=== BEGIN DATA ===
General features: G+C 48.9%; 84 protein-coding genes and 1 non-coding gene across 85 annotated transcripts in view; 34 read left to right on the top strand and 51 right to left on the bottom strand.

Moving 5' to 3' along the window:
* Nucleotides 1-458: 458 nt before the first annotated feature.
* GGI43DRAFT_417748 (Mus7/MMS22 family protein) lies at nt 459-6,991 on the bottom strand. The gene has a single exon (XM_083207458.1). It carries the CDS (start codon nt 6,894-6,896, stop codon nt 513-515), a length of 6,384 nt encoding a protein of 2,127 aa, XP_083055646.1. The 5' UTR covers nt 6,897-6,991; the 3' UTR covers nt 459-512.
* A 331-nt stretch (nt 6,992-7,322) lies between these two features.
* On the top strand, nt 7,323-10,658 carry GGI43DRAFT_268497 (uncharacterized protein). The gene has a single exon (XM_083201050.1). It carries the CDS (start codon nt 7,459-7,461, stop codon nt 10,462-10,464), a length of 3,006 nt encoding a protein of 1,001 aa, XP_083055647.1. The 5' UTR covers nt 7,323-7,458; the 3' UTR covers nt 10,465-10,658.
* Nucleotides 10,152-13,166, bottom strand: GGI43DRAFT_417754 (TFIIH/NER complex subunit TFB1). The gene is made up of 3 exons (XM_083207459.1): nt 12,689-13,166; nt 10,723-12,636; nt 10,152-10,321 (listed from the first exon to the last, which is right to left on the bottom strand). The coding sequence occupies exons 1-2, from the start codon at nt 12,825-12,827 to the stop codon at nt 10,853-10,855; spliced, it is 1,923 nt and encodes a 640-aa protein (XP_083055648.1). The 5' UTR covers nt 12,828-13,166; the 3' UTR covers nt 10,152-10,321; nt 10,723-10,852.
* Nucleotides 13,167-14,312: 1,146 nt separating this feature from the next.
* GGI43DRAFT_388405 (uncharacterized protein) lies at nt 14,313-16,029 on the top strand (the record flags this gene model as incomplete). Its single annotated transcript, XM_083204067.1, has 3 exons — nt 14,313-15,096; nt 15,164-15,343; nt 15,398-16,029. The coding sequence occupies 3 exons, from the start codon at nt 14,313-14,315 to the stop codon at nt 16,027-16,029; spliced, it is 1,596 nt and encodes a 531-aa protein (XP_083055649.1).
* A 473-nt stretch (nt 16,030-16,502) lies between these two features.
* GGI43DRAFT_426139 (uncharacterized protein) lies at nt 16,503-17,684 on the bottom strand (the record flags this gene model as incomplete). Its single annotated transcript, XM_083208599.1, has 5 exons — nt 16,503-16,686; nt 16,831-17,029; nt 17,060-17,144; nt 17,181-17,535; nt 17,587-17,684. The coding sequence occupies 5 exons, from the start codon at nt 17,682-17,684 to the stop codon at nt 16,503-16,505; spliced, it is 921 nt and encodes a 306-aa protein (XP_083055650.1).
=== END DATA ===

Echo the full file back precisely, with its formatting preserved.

General features: G+C 48.9%; 84 protein-coding genes and 1 non-coding gene across 85 annotated transcripts in view; 34 read left to right on the top strand and 51 right to left on the bottom strand.

Moving 5' to 3' along the window:
* Nucleotides 1-458: 458 nt before the first annotated feature.
* GGI43DRAFT_417748 (Mus7/MMS22 family protein) lies at nt 459-6,991 on the bottom strand. The gene has a single exon (XM_083207458.1). It carries the CDS (start codon nt 6,894-6,896, stop codon nt 513-515), a length of 6,384 nt encoding a protein of 2,127 aa, XP_083055646.1. The 5' UTR covers nt 6,897-6,991; the 3' UTR covers nt 459-512.
* A 331-nt stretch (nt 6,992-7,322) lies between these two features.
* On the top strand, nt 7,323-10,658 carry GGI43DRAFT_268497 (uncharacterized protein). The gene has a single exon (XM_083201050.1). It carries the CDS (start codon nt 7,459-7,461, stop codon nt 10,462-10,464), a length of 3,006 nt encoding a protein of 1,001 aa, XP_083055647.1. The 5' UTR covers nt 7,323-7,458; the 3' UTR covers nt 10,465-10,658.
* Nucleotides 10,152-13,166, bottom strand: GGI43DRAFT_417754 (TFIIH/NER complex subunit TFB1). The gene is made up of 3 exons (XM_083207459.1): nt 12,689-13,166; nt 10,723-12,636; nt 10,152-10,321 (listed from the first exon to the last, which is right to left on the bottom strand). The coding sequence occupies exons 1-2, from the start codon at nt 12,825-12,827 to the stop codon at nt 10,853-10,855; spliced, it is 1,923 nt and encodes a 640-aa protein (XP_083055648.1). The 5' UTR covers nt 12,828-13,166; the 3' UTR covers nt 10,152-10,321; nt 10,723-10,852.
* Nucleotides 13,167-14,312: 1,146 nt separating this feature from the next.
* GGI43DRAFT_388405 (uncharacterized protein) lies at nt 14,313-16,029 on the top strand (the record flags this gene model as incomplete). Its single annotated transcript, XM_083204067.1, has 3 exons — nt 14,313-15,096; nt 15,164-15,343; nt 15,398-16,029. The coding sequence occupies 3 exons, from the start codon at nt 14,313-14,315 to the stop codon at nt 16,027-16,029; spliced, it is 1,596 nt and encodes a 531-aa protein (XP_083055649.1).
* A 473-nt stretch (nt 16,030-16,502) lies between these two features.
* GGI43DRAFT_426139 (uncharacterized protein) lies at nt 16,503-17,684 on the bottom strand (the record flags this gene model as incomplete). Its single annotated transcript, XM_083208599.1, has 5 exons — nt 16,503-16,686; nt 16,831-17,029; nt 17,060-17,144; nt 17,181-17,535; nt 17,587-17,684. The coding sequence occupies 5 exons, from the start codon at nt 17,682-17,684 to the stop codon at nt 16,503-16,505; spliced, it is 921 nt and encodes a 306-aa protein (XP_083055650.1).